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Smaller RFPs, more agility and smartass kids

Smaller RFPs, more agility and smartass kids

Opinion

A couple of months ago I was lucky enough to attend Foo Camp, a hacker ''Unconference'' run by New Zealand's best web-connected guy and gifted banjo player, Nat Torkington.

Following the model established by O'Reilly Media, Foo Camp is described as the ''wiki of conferences'', where the program is developed by the attendees at the event using large butcher paper schedules taped to the wall.

The schedules can be rewritten or overwritten by attendees to optimise the schedule, or completely ignored if you come up with a better idea.

Attendance is free, it's invite only, and participants ranged from senior Google-meisters to serial entrepreneurs, local bloggers, and edgy software designers.

Nat's smart enough to know that some of the best conversations happen late at night over a few beers, so the hours can tend towards the Catholic.

One of the more interesting, albeit depressing conversations I joined involved a group of disturbingly smart software and web designers standing around a chilly bin.

All had been invited, directly or indirectly, to pitch for the technology advisory bit of the Government's mixed ownership plan to float holdings in the four energy sector state-owned enterprises.

Without exception, all had chosen not to submit a proposal because of the sheer size of the request for proposal (RFP) document, and what they felt was its pejorative flavour.

The thinking was that at 88 pages long, and the way it asked for proposals to be presented, the RFP may have scared away the best vendors.

This style of RFP is far from uncommon in the marketplace.

All too often the complexity of an RFP, along with any cognitive bias of the issuer diminishes the chance of a great result.

Recently the Hamilton City Council was under fire for its ''gold-plated'' website revamp, part of its $12.8m IT project described by a former staffer as being $6m overcooked.

Other examples include web RFPs by Wellington City Council and the Ministry of Fisheries, both of which suffered from being made to comply with the State Services Commission 2011 Guidelines.

However, it's not as simple as blaming the process on pedantic officials and in-house technology advisers wishing to mitigate risk.

There's a solid history of large technology providers and consultants who have really taken the mickey.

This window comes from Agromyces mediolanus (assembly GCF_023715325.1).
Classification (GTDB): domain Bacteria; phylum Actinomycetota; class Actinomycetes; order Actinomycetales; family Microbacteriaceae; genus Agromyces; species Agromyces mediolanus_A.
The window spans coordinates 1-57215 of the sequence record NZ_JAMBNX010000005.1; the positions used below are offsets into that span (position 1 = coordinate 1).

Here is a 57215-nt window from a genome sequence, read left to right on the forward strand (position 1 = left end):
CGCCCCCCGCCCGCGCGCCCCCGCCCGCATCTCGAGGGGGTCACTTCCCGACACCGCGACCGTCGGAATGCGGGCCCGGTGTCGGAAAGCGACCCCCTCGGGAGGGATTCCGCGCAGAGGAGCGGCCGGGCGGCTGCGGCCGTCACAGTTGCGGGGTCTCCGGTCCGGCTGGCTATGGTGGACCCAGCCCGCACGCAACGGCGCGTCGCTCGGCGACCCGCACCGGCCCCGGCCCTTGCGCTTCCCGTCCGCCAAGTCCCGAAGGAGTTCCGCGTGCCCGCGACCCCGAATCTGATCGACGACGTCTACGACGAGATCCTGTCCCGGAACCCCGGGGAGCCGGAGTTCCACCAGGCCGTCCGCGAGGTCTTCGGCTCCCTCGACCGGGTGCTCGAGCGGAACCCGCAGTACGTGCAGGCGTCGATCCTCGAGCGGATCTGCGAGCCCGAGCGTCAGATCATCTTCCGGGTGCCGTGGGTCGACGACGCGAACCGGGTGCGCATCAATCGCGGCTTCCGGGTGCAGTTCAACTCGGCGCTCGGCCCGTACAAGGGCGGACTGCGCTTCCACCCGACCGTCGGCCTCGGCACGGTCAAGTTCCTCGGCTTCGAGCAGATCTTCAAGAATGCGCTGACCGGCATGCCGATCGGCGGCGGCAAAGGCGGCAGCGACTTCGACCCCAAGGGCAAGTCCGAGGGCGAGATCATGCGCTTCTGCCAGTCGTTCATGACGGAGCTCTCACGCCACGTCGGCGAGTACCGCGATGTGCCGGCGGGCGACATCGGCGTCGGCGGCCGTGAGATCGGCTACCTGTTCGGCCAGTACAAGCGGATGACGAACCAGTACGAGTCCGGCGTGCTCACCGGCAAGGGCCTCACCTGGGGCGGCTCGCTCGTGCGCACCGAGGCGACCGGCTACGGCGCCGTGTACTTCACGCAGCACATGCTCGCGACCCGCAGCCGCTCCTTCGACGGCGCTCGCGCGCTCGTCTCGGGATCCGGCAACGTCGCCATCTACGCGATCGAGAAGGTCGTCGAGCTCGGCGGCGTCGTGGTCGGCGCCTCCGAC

The most famous of these was the ill-fated $75 million INCIS project which ballooned out to $110 million and saw provider IBM roundly castigated, but there have been plenty of others _ perhaps not as large but just as ill-conceived.

A couple of years ago I had first-hand experience of this when asked to participate in the selection panel for a government agency wanting to digitise a manual process.

The challenge itself wasn't that hard, perhaps four days' worth of development and a few days testing for a couple of halfway decent software engineers. Perhaps 100 hours' work all up.

None of the price tags attached to the pitches came in at less than $100,000, and one was close to $250,000.

This effectively means the agency would be paying the equivalent of $2500 an hour, a dizzying figure when you consider the going rate for paying a contract developer is around $100 an hour.

Even worse, the provider was a multinational so rather than trickling down in the local economy, the money would be heading offshore.

The situation was thrown into sharp relief in the UK last year, during an unusually forthright exchange between Martin Rice, CEO of software company Erudine, and the British Public Administration Select Committee.

Rice confirmed a perception that the big IT companies were exploiting an unskilled customer base in Government and suggested the industry owed citizens an apology for 10-20 years of ripoffs.

He noted an example where four people built the equivalent of a multi-million dollar job website for the British Department of Work and Pensions in just two days, but was ignored for political reasons.

The current local hunger for overly prescriptive RFPs is a reaction to an entirely rational fear by agencies that they will be ripped off because of information asymmetry.

However one of the repercussions of this is that the cluey local providers are being scared off, and taxpayers are paying for a sub-optimal result.

Right now the Government is teetering at the precipice of some very big technology spends. IRD has confirmed it will cost over $1 billion to replace its mainframe.

Meanwhile the creation of the new Ministry of Business, Innovation and Employment will involve a broad range of technologies and websites being mushed together.

All my experience is that overly prescriptive RFPs won't deliver the desired result here.

What will deliver the result is a crystal-clear picture of the end state and a bunch of young, gifted and streetsmart advisors to help ensure the agencies make the right decisions and see behind the smokescreens to ascertain the quality of the proposals and how fit they are for purpose.

Just as important is the ability to pragmatically assess the work required and run a spreadsheet over the budgets.

It's likely these young men and women have been doing this for the last 5 or 10 years, because they either run their own businesses or work in an entrepreneurial culture.

The business history of today is being written by smartass web wonder kids.

Let's hope the Government makes more use of them, and less use of 88-page RFPs.

Mike ''MOD'' O'Donnell is an author, professional director and eCommerce manager.


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